Appeared in DIVER March 2001

Babs Gibsons scuba work-out

Before launching into action, warm up for a couple of minutes. Move about and stretch.
Do at least 20 minutes of continuous aerobic work at least every other day. This means any activity that makes your heart beat faster and forces you to breathe harder, whether its fast walking, jogging, skipping, rowing, dancing, swimming or playing football.
Vary the type of activity, and push yourself to get your heart pumping fast. If you ever start to feel rough or tired when exercising, slow down and drink water. Stop if you feel any pain.
After vigorous exercise, ease down gently until your heart rate returns to normal. Stretch the muscles youve been using.

clear=all>hspace=5 STRENGTH-BUILDING
Static exercises on the floor or using weights rely on good technique to be effective. If you havent done them before, they are difficult to perform safely and effectively without someone to demonstrate and guide you. A qualified fitness instructor is the best person to do this. Dont perform any exercise that causes you pain, and be especially careful with your back.
Diving involves just about every muscle in your body, but those put under the most strain are abdominals, central to your torso. They are very important for your posture and for supporting your back both in and out of the water.

hspace=5 A sit-up is a bad name for the exercise because you dont want to bring yourself up as far as a sitting position. Its more of a curl forward, using the muscles around your stomach to lift your head and shoulders off the floor.
This mostly works the top area of your stomach. If you work out regularly you can use a weight, such as a small cylinder, for extra resistance.
For best results, ensure that the exercises are performed slowly and with control, lift to a count of five while breathing out at the same time, hold for a count of three, and lower to a count of three while breathing in.
You need do only 10 of each exercise if performed in this way.

These work the obliques - the muscles at each side of your stomach. Combined with the front abdominal and back muscles, they form a natural corset around the torso and help shape your waist.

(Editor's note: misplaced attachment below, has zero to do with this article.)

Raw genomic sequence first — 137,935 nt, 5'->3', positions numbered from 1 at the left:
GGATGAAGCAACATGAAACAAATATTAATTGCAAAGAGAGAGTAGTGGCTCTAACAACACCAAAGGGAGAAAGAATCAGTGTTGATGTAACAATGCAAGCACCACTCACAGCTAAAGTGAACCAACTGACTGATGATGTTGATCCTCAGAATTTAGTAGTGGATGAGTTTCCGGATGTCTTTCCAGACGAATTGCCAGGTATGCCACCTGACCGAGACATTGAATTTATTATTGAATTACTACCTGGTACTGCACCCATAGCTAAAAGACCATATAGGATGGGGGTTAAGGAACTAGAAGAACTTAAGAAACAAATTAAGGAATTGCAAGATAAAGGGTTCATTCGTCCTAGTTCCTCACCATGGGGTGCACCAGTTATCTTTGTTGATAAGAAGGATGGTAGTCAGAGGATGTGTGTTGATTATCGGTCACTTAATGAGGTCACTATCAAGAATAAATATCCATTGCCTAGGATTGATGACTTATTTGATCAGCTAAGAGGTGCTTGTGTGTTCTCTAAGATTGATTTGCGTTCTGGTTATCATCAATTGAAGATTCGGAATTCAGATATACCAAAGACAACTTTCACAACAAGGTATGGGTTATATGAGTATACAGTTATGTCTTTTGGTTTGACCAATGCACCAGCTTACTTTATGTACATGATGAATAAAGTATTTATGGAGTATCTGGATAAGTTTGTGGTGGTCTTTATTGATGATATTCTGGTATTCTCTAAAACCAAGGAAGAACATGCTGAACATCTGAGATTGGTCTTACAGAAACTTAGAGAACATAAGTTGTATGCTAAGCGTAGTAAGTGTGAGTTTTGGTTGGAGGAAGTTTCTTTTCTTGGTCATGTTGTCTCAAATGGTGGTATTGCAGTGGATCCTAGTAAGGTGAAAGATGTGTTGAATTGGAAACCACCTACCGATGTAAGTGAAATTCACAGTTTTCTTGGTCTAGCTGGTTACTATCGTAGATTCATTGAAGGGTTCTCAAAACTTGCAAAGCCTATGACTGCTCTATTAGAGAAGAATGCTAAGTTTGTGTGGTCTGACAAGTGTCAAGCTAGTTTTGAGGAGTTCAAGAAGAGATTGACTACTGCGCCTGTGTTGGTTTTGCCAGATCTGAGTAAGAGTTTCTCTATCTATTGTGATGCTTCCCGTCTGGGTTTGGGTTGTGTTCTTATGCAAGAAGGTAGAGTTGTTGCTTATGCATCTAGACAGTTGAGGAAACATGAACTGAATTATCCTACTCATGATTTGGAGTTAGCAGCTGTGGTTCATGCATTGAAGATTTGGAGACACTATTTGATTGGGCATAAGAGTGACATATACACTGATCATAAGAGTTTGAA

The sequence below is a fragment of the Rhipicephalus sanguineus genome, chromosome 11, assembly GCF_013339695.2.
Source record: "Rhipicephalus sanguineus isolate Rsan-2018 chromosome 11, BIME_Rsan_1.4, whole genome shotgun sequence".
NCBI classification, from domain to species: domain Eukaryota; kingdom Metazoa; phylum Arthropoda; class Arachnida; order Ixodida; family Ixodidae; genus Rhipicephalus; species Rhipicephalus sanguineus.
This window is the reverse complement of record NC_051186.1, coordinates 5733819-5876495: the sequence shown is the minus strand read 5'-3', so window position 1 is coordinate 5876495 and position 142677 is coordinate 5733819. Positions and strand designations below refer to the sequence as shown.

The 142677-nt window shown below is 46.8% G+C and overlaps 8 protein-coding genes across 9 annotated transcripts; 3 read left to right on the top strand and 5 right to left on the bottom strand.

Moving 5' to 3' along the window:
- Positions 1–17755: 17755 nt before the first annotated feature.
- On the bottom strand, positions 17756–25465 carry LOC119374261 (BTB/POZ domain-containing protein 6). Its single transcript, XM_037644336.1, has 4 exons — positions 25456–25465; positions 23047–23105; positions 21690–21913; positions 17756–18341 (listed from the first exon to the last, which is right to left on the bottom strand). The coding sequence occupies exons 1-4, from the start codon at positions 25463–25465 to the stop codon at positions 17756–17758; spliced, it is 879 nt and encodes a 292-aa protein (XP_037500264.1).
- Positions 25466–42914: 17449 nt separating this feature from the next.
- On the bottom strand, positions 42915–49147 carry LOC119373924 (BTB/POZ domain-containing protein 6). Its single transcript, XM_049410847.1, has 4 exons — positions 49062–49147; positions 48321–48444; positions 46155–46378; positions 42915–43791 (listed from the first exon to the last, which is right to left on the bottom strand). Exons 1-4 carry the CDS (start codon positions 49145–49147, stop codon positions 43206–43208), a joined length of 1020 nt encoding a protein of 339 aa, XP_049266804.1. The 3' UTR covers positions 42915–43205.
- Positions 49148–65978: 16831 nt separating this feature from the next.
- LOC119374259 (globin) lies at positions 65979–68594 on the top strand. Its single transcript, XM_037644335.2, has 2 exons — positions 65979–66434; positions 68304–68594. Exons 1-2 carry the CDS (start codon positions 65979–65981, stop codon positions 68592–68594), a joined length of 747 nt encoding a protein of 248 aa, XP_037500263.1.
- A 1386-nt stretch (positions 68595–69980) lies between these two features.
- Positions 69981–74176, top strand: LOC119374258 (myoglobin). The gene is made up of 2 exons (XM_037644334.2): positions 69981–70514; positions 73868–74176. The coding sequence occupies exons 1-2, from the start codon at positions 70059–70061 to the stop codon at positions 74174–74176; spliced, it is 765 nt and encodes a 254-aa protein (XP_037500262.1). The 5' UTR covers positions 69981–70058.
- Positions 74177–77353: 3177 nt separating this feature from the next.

Use the same technique as above but add a twist, lifting your right shoulder towards the opposite knee. Keep your left shoulder on the ground while doing this. Repeat on the opposite side.

A crunch concentrates more on the lower stomach. Lie on your back with your legs in the air, crossed at the ankle, and use your stomach muscles to push your feet towards the ceiling, lifting your bottom slightly off the floor. If you want to work harder, you can perform a curl with your upper body at the same time.

hspace=5 The abdominal muscles go all the way around your middle, so ideally you need to work the ones which protect your lower back. Lie on your front, keep your legs and head relaxed, and look straight down at the floor.
Use your back muscles to lift your upper body gently a few inches off the floor. Hold for a second, squeeze your shoulder blades together, and relax as you lower. This also increases strength in your upper back and can improve posture. Perform sets of 10, with a rest in-between.
Another good tip to protect your back is always to think about posture - walk tall and proud!

Glutes are the large muscles at the back of your thigh used for standing up (in all that kit) and finning.
A squat is basically the action of sitting down and standing up but without a chair. Place your feet hip-width apart and squat, keeping your weight on your heels. Hold it, and stand back up, squeezing the muscles in your bum as you do. For extra resistance, hold weights or a bar on your shoulders. Repeat in sets of 10.
A lunge means taking a large step forward, with the knee on your back leg going down towards the floor - like the action fencers make when they attack only you should do it more slowly!
Keep your torso upright and your weight central. The knee of your front leg should be at 90°, so your bodyweight is focused downwards, not forwards. Step back, repeat in sets of 10 and change your leading leg.
Stretch out the muscles youve used after working them (and put that cylinder down first!).

  • Babs Gibson is an instructor at Sequinpark Gym, GP exercise referrals co-ordinator for Camden Councils Sports Department and a personal trainer. Our thanks to Sequinpark for use of its gym for our photographs.